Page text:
1 bay leaf
400ml beef stock
salt and pepper
For the rough puff pastry
400g plain flour
200g butter, chilled and cubed
200g water, chilled
1. Heat a little oil in a large frying pan over a medium heat. Toss the beef in the flour and fry in batches. When brown all over, transfer to a large pan. Repeat with all beef and kidney, adding more oil if necessary.
2. Deglaze the pan with a third of the ale, scrapping off all the crusty bits of meat. Add to the pan.
3. Add more oil and soften the onion for a few minutes. Add to the pan.
4. Repeat with the mushrooms. Add to the pan with the purée, mustard and bay leaf. Add the stock and the remaining ale.
5. Bring to a boil, the gently simmer for two hours, stirring occasionally and until the beef is tender.
6. Check the seasoning then leave to cool, preferably overnight.
7. To make the pastry, mix the flour and salt in a bowl. Add the cubed butter and bring together with up to 200ml of the chilled water.
8. Form into a rectangle and roll on a floured worktop to a long rectangle about 1cm thick. Fold toward you the top third, then fold up the bottom third to form book.
9. Rotate 90-degrees and repeat five times to build up the layers. Chill for at least one hour.
10. When readyto cook the pie, heat the oven to 190C/gas 5.
11. Remove pastry from the fridge and cut off one-third for the lid. Set aside. Lightly grease a 1.2lt pie dish. Roll out the bigger bit of pastry so it fits the dish with an overhang. Brush the rim with beaten egg.
11. Roll out the lid to fit. Crimp the edges and make a hole in the top.
12. Brush with beaten egg and bake for 50-60 minutes. Leave to stand for 15 minutes before serving with mash, veg and more Iron Maiden ale.
Top three tenuous Iron Maiden/cooking songs:
1. Aces Pie
2. Bun to the Hills
3. Thyme of the Ancient Marriner
Sunday, 4 October 2015
Why isn't Caribbean food more of "a thing" in this country? Among the diverse cultural cuisines that have enriched this country over the past 50 to 60 years, Caribbean cooking seems to be disproportionately under-represented. Visit any town in the UK and you won't have any trouble encountering the ubiquitous Indian, Chinese and kebab takeaways. Delve a little deeper and you will likely find an Italian or pizzeria, possibly a Mexican, a tapas bar, piri-piri chicken or even a rib-shack with its Deep South smoky flavours. But where is the goat curry and jerk chicken? Unless you visit an area with a strong Caribbean community – Brixton immediately comes to mind in my recent experience – the tastes of Jamaica, Barbados, Trinidad et al are largely absent on British streets.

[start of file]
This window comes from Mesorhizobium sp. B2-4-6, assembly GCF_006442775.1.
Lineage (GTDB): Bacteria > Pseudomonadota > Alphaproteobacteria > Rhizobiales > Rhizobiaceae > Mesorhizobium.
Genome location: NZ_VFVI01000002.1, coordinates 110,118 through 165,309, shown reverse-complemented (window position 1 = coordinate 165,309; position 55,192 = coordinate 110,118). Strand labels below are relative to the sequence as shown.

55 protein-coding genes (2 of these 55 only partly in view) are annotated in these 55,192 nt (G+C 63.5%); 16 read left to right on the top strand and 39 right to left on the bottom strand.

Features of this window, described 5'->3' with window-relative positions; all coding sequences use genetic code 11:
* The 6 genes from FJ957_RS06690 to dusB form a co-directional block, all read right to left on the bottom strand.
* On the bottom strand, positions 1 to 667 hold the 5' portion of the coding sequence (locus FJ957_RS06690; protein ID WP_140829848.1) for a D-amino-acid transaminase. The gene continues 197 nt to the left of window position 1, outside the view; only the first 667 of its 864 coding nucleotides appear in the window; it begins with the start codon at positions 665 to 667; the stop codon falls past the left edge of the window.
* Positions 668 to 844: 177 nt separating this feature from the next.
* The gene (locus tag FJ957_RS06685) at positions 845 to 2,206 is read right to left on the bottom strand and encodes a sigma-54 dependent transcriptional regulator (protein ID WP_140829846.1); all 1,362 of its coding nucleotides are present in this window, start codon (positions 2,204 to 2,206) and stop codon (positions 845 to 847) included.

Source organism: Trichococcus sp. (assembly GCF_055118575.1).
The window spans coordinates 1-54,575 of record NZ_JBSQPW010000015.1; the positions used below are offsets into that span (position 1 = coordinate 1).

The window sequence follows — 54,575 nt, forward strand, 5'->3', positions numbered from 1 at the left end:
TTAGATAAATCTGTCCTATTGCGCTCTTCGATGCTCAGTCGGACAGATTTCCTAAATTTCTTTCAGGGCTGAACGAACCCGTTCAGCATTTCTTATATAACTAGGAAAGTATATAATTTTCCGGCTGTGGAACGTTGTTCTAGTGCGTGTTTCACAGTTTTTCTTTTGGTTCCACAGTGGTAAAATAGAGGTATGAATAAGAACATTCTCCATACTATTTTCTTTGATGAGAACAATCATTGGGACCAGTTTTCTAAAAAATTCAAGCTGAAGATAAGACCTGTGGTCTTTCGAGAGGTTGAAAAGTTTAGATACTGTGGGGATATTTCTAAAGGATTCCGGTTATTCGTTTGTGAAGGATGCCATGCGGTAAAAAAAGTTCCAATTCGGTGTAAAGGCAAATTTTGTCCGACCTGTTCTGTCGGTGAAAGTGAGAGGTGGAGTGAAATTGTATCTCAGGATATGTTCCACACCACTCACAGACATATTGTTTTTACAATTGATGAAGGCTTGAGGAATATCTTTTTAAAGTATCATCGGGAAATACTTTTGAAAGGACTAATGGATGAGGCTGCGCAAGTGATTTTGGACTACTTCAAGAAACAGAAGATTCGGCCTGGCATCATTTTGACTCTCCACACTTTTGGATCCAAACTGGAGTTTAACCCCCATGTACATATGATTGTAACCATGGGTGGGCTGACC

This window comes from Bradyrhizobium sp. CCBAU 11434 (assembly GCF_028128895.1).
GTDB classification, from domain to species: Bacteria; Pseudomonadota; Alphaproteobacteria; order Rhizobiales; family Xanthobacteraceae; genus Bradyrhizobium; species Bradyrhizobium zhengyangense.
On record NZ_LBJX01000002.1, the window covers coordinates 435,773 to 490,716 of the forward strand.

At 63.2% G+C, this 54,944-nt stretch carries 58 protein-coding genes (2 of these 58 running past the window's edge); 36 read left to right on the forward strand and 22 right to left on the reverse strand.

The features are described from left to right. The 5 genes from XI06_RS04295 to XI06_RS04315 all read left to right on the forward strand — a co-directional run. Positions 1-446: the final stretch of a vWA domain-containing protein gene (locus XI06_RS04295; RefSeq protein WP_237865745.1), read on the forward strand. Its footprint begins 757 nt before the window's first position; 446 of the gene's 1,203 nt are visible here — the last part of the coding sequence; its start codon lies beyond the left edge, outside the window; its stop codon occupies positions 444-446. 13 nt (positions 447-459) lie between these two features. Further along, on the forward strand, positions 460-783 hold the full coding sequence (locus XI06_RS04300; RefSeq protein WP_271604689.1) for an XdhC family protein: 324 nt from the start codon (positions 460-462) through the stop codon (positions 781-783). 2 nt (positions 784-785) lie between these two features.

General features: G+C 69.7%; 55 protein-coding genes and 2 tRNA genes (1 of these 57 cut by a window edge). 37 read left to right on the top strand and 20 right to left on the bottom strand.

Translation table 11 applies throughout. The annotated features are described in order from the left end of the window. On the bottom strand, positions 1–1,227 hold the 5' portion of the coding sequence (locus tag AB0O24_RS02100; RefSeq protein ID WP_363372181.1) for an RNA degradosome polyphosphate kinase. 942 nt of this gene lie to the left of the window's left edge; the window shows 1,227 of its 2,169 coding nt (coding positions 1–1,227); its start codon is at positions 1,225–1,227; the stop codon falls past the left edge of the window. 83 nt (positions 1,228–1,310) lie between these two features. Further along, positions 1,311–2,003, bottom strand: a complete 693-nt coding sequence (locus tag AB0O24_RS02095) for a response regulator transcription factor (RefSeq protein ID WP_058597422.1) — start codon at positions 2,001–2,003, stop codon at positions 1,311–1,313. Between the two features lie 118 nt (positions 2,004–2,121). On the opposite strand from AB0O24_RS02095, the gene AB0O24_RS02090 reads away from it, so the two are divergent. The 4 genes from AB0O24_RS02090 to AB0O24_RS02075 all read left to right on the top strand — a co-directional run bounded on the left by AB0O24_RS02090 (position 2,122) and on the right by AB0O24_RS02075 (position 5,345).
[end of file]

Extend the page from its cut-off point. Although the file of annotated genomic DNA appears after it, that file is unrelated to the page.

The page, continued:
Things may be changing at the numerous and excellent food markets that are appearing, where pop-up stalls selling Caribbean cuisine mix aromas with those of Vietnam and North Africa and Middle East. And, of course, the success of Levi Roots and his reggae, reggae sauces are a common sight on the shelves of every supermarket. But a successful chain of Caribbean restaurants that'll tap into the success of Nando's? Maybe it'll be the next trend.
Jerk chicken is best cooked over hot coals, but is equally as good in the oven and then browned off at the end for that crispy skin. If barbecuing, cook for 40 to 50 minutes over a medium heat, turning frequently. The method below is for an oven.
Ingredients (serves 4)
1tbsp allspice berries
1tbsp black peppercorns
1tbsp dried chilli flakes
1/2tbsp muscovado sugar
2tbsp runny honey
a few sprigs flat-leaf parsley
a few sprigs fresh coriander
2 scotch bonnet chillies
1 glove garlic
3cm piece fresh ginger, peeled
2 spring onions, trimmed and finely sliced
4 chicken thighs, skin on
4 drumsticks, skin on
For the flatbreads:
250g self-raising flour
1/2tsp baking powder
1 jalapeno chilli, finely sliced
For the rice and peas:
50ml vegetable oil
1 onion, finely chopped
300g long-grain rice
400ml coconut milk
400g tin kidney beans, rinsed and drained
3tbsp fresh thyme
salt and pepper
fresh coriander to garnish
1. Pound the allspice berries, peppercorns and chilli flakes in a pestle and mortar, then add the sugar and honey.
2. Finely chop the herbs, chillies, garlic and ginger and add to the mix.
3. Add the green parts of the spring onion and a good drizzle of olive oil. Mix well.
4. Pour marinade over the chicken and thoroughly coat. Marinate in fridge for a couple of hours, preferably overnight.
5. Heat an oven to 200C/gas 6 and cook the chicken for 25 to 30 minutes, finishing off in a grill pan for that charred, smoky effect.
6. For the flatbreads, mix the flour, yoghurt, baking powder and pinch of salt in a bowl. Knead on a lightly floured surface.
7. Divide into four pieces and roll each one into a circle about 2mm thick. Scatter over the jalapeño and push in.
8. Rub a grill pan with olive oil and cook the flatbreads for two to three minutes per side.
9. For the rice and peas heat the oil in a frying pan and fry the onions until translucent.
10. Add the rice, stir well and add the water and coconut milk.
11. Bring to the boil and add the kidney beans and thyme. Cover and simmer for about 20 minutes until the rice is cooked.
12. Season and garnish with coriander.